As the clock ticks towards the Czech Republic’s takeover of the European Union’s six-month rotating presidency on January 1, there are signs of distinct nervousness in Brussels and some EU capitals over how Prague will cope with the challenge.
For most EU governments, the global financial crisis, economic recession, the fate of the Lisbon institutional reform treaty and relations with Russia will be the top priorities for the first half of next year. And they are not sure the Czechs see things quite the same way or, if they do, will be able to provide effective leadership at a time when the government of Prime Minister Mirek Topolanek has scarcely looked weaker.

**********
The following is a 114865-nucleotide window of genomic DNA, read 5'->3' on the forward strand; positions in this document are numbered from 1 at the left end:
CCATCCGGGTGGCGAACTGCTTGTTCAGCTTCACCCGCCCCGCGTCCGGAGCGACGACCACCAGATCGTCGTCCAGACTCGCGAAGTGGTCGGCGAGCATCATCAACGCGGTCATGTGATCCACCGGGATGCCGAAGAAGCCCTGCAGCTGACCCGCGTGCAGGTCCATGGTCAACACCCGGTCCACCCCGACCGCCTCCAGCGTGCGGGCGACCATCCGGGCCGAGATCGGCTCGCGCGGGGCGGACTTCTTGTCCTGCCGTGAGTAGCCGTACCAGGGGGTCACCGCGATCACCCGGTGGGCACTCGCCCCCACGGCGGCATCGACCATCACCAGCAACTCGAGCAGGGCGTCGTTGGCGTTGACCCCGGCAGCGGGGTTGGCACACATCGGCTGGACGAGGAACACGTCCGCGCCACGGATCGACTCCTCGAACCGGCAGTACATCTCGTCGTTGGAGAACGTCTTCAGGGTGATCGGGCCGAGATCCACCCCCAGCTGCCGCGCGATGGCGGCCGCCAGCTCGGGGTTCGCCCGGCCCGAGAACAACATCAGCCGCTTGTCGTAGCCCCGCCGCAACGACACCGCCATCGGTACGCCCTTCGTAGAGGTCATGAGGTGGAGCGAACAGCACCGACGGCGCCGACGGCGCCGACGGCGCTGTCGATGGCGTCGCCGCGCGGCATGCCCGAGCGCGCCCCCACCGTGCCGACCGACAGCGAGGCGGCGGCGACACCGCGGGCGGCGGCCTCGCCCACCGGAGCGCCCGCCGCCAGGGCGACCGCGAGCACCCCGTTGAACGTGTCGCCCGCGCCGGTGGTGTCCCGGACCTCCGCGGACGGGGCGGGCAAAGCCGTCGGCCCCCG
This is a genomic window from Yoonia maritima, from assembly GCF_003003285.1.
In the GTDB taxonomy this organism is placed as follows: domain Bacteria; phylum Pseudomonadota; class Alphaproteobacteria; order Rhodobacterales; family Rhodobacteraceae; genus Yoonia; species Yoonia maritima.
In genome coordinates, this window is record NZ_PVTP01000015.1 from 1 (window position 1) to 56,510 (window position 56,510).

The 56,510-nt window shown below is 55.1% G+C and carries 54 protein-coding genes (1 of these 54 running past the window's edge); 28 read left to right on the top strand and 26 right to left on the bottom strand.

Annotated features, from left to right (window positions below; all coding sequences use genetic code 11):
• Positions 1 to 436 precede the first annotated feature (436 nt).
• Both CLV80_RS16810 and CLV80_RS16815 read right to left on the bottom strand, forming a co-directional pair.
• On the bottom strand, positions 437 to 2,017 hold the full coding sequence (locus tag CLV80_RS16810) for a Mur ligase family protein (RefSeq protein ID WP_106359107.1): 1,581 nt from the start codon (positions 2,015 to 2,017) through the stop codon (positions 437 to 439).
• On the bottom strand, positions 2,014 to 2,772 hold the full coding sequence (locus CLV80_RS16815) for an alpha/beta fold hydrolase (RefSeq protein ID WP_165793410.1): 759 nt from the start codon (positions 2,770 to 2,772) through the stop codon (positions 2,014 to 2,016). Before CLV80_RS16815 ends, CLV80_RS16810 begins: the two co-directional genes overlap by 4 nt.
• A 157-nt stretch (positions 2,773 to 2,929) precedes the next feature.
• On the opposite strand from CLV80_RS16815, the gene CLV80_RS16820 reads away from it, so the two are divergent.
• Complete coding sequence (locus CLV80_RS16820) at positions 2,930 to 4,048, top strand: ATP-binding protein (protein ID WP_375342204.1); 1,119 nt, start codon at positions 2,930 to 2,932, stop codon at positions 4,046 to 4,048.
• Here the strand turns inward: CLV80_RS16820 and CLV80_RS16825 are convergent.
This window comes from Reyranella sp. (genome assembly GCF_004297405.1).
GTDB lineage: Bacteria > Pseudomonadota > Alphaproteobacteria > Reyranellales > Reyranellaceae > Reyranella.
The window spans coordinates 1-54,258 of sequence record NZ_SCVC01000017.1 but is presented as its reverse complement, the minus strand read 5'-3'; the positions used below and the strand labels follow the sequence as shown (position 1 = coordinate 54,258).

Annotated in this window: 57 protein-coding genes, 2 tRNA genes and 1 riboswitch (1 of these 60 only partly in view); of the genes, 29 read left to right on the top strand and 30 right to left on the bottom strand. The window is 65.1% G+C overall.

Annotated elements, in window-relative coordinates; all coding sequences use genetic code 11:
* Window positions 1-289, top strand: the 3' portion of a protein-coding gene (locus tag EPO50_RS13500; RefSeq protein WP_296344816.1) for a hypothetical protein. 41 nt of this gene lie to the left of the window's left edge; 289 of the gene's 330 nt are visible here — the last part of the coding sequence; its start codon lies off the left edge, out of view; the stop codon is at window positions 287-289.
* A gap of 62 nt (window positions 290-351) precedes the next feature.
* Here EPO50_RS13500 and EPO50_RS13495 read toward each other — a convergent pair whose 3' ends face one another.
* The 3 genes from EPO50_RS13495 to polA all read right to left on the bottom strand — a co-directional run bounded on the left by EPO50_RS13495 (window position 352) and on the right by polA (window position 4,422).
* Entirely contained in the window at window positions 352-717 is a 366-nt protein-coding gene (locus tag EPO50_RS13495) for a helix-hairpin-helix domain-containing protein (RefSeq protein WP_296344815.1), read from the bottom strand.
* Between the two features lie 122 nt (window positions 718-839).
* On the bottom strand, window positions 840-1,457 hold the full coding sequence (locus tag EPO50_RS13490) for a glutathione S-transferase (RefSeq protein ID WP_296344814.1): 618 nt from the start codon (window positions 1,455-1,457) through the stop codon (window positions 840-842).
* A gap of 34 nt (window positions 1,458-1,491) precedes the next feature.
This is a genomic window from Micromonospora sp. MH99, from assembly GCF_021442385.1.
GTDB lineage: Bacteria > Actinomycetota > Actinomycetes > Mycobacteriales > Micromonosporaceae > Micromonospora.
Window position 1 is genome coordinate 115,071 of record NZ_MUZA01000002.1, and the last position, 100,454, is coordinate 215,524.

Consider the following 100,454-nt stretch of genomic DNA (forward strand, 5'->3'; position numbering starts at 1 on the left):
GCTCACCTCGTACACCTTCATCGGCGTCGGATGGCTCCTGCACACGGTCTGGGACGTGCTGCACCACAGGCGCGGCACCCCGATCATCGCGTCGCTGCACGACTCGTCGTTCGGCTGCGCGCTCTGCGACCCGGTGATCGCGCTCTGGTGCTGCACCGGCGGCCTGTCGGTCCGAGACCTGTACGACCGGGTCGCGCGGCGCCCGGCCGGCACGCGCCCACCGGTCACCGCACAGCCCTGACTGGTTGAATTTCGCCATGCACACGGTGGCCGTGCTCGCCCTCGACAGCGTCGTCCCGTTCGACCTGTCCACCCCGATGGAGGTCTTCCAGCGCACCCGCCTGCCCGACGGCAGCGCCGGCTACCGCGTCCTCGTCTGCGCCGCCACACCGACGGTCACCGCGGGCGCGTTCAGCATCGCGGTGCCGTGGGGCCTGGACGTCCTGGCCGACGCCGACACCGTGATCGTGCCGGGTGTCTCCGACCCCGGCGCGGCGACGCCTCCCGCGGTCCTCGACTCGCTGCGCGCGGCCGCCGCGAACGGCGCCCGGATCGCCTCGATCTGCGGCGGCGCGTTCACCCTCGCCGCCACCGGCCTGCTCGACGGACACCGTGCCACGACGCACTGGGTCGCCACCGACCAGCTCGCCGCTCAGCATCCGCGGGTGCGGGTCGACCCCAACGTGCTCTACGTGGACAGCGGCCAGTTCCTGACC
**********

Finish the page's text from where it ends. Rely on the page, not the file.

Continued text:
The Czechs will be the second former communist country to assume the EU presidency. Slovenia’s spell in the hot seat in the first half of this year was generally considered successful. But some EU diplomats make the point that the Slovenes did not have to confront the full-scale emergency that erupted in the world financial system or handle the Russian invasion of Georgia in August. What a relief that France, an experienced and powerful member-state, was at the controls during these crises – so the argument runs. Read more